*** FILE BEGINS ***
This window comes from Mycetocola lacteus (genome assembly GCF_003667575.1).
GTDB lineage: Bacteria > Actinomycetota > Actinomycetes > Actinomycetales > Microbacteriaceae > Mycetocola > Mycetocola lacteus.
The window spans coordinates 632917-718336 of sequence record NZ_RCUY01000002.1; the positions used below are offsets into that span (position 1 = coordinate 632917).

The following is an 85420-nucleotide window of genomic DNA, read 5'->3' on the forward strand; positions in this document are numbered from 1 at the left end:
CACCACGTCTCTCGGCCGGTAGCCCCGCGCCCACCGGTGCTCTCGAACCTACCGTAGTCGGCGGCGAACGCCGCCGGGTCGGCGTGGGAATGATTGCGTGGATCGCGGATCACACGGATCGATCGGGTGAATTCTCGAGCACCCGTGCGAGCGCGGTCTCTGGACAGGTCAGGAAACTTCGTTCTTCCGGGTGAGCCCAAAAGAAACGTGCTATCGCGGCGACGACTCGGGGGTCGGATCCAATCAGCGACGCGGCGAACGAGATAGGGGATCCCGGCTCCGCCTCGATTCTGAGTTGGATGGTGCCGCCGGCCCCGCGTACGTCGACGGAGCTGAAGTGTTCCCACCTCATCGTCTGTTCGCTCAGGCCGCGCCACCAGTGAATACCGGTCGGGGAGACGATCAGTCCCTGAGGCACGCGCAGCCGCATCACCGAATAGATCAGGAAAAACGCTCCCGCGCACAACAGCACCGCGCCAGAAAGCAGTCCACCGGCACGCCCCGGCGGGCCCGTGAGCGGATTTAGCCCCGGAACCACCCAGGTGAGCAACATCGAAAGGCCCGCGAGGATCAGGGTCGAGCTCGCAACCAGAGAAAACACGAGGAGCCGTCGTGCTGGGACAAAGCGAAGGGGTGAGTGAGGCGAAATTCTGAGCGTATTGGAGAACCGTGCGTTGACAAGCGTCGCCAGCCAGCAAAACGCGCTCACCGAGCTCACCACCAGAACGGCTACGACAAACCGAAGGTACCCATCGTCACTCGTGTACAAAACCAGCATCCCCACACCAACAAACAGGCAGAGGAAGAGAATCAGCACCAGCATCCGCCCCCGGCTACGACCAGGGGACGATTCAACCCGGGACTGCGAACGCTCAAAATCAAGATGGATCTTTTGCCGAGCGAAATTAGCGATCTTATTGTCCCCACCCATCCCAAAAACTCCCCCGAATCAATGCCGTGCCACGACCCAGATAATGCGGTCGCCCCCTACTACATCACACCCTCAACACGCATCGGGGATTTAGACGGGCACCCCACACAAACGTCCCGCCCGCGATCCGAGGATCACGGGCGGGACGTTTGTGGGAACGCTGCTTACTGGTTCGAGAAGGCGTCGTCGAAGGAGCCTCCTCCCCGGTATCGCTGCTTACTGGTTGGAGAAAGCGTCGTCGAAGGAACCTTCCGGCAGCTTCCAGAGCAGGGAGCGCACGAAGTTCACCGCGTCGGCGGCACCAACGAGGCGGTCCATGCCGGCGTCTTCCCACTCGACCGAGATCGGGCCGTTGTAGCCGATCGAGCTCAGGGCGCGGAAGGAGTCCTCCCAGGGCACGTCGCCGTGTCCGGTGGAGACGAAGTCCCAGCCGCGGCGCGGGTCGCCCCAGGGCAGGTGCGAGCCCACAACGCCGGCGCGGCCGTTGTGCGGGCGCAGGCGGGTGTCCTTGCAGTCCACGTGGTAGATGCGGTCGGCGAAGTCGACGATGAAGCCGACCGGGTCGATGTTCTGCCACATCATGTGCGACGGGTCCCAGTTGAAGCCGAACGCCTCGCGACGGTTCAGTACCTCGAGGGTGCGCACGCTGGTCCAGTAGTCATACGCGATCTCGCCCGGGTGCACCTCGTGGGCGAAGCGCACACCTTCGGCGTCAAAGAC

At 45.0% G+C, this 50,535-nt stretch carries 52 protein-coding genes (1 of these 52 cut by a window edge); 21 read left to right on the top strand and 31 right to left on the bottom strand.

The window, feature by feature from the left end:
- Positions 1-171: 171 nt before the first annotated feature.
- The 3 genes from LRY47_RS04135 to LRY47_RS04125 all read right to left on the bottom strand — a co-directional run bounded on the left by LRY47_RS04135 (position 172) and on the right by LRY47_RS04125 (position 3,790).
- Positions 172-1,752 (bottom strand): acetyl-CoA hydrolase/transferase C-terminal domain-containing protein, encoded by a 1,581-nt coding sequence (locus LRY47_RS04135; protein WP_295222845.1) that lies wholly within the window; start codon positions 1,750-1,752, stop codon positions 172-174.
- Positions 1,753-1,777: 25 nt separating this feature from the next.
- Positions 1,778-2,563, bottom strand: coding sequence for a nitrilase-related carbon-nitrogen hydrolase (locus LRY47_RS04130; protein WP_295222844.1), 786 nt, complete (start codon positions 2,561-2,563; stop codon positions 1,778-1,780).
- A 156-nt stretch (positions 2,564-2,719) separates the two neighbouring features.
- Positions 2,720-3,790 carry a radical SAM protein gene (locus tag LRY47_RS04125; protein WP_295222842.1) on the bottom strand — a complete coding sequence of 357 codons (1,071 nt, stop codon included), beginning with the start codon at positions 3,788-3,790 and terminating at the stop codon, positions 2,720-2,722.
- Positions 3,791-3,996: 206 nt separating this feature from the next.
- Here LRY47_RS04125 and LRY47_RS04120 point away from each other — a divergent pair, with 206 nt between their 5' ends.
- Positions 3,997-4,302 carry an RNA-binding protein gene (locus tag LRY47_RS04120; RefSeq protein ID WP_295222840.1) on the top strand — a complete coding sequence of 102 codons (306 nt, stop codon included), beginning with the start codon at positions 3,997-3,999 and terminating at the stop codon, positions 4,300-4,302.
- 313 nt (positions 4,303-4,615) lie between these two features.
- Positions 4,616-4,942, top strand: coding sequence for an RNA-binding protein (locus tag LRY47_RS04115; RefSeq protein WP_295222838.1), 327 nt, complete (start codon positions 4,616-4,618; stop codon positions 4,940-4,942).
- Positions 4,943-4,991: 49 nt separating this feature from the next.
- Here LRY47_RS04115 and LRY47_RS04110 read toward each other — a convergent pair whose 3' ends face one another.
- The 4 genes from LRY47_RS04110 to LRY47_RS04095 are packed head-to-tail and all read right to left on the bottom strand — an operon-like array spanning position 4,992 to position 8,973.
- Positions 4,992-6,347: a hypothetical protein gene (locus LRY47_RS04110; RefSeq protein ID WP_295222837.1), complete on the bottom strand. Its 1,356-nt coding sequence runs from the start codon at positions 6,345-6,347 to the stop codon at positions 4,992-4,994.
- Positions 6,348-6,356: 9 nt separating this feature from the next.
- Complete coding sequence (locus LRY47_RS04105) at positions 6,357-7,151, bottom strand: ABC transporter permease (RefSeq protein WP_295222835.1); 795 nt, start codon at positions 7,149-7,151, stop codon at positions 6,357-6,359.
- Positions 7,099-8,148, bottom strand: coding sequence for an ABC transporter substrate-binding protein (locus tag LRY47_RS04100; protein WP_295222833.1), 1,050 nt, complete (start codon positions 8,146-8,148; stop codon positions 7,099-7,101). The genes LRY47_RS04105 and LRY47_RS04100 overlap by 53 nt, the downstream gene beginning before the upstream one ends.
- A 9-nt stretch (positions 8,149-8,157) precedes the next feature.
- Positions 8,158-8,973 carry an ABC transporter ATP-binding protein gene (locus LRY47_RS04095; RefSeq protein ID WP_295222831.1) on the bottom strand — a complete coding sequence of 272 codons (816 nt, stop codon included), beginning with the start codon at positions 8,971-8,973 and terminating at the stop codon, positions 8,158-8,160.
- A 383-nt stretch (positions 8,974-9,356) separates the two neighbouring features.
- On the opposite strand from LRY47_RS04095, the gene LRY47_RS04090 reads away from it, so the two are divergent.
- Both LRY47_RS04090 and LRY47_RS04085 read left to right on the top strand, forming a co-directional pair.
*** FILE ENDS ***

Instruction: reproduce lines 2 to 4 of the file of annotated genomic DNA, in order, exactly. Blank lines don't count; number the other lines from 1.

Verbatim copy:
GTDB lineage: Bacteria > Actinomycetota > Actinomycetes > Actinomycetales > Microbacteriaceae > Mycetocola > Mycetocola lacteus.
The window spans coordinates 632917-718336 of sequence record NZ_RCUY01000002.1; the positions used below are offsets into that span (position 1 = coordinate 632917).

The following is an 85420-nucleotide window of genomic DNA, read 5'->3' on the forward strand; positions in this document are numbered from 1 at the left end: